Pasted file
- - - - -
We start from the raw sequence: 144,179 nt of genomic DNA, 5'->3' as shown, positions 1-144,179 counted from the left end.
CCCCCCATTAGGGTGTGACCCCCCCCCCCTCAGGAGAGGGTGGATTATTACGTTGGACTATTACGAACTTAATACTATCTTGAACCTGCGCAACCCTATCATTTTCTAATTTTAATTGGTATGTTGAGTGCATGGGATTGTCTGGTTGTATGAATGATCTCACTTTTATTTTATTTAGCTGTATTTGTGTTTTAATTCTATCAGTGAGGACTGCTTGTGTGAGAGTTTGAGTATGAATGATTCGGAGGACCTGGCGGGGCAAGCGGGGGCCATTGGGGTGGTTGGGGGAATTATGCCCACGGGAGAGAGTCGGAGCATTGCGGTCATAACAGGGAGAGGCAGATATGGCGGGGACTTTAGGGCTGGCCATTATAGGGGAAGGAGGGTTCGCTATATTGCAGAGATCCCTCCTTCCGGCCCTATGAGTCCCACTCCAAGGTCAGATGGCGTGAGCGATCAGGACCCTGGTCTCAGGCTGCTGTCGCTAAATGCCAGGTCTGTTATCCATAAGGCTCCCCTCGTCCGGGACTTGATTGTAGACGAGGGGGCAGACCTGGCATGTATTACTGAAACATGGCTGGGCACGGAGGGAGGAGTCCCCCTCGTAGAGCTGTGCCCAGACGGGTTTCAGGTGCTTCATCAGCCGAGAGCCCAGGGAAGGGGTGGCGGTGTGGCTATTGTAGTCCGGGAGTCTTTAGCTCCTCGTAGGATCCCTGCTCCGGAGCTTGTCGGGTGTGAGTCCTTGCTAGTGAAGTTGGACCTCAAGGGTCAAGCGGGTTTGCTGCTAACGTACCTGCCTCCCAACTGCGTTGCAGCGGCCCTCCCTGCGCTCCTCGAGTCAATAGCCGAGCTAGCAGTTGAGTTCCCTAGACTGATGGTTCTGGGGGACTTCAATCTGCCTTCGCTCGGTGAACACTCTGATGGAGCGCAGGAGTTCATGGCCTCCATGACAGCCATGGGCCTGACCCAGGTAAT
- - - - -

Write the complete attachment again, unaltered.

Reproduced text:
We start from the raw sequence: 144,179 nt of genomic DNA, 5'->3' as shown, positions 1-144,179 counted from the left end.
CCCCCCATTAGGGTGTGACCCCCCCCCCCTCAGGAGAGGGTGGATTATTACGTTGGACTATTACGAACTTAATACTATCTTGAACCTGCGCAACCCTATCATTTTCTAATTTTAATTGGTATGTTGAGTGCATGGGATTGTCTGGTTGTATGAATGATCTCACTTTTATTTTATTTAGCTGTATTTGTGTTTTAATTCTATCAGTGAGGACTGCTTGTGTGAGAGTTTGAGTATGAATGATTCGGAGGACCTGGCGGGGCAAGCGGGGGCCATTGGGGTGGTTGGGGGAATTATGCCCACGGGAGAGAGTCGGAGCATTGCGGTCATAACAGGGAGAGGCAGATATGGCGGGGACTTTAGGGCTGGCCATTATAGGGGAAGGAGGGTTCGCTATATTGCAGAGATCCCTCCTTCCGGCCCTATGAGTCCCACTCCAAGGTCAGATGGCGTGAGCGATCAGGACCCTGGTCTCAGGCTGCTGTCGCTAAATGCCAGGTCTGTTATCCATAAGGCTCCCCTCGTCCGGGACTTGATTGTAGACGAGGGGGCAGACCTGGCATGTATTACTGAAACATGGCTGGGCACGGAGGGAGGAGTCCCCCTCGTAGAGCTGTGCCCAGACGGGTTTCAGGTGCTTCATCAGCCGAGAGCCCAGGGAAGGGGTGGCGGTGTGGCTATTGTAGTCCGGGAGTCTTTAGCTCCTCGTAGGATCCCTGCTCCGGAGCTTGTCGGGTGTGAGTCCTTGCTAGTGAAGTTGGACCTCAAGGGTCAAGCGGGTTTGCTGCTAACGTACCTGCCTCCCAACTGCGTTGCAGCGGCCCTCCCTGCGCTCCTCGAGTCAATAGCCGAGCTAGCAGTTGAGTTCCCTAGACTGATGGTTCTGGGGGACTTCAATCTGCCTTCGCTCGGTGAACACTCTGATGGAGCGCAGGAGTTCATGGCCTCCATGACAGCCATGGGCCTGACCCAGGTAAT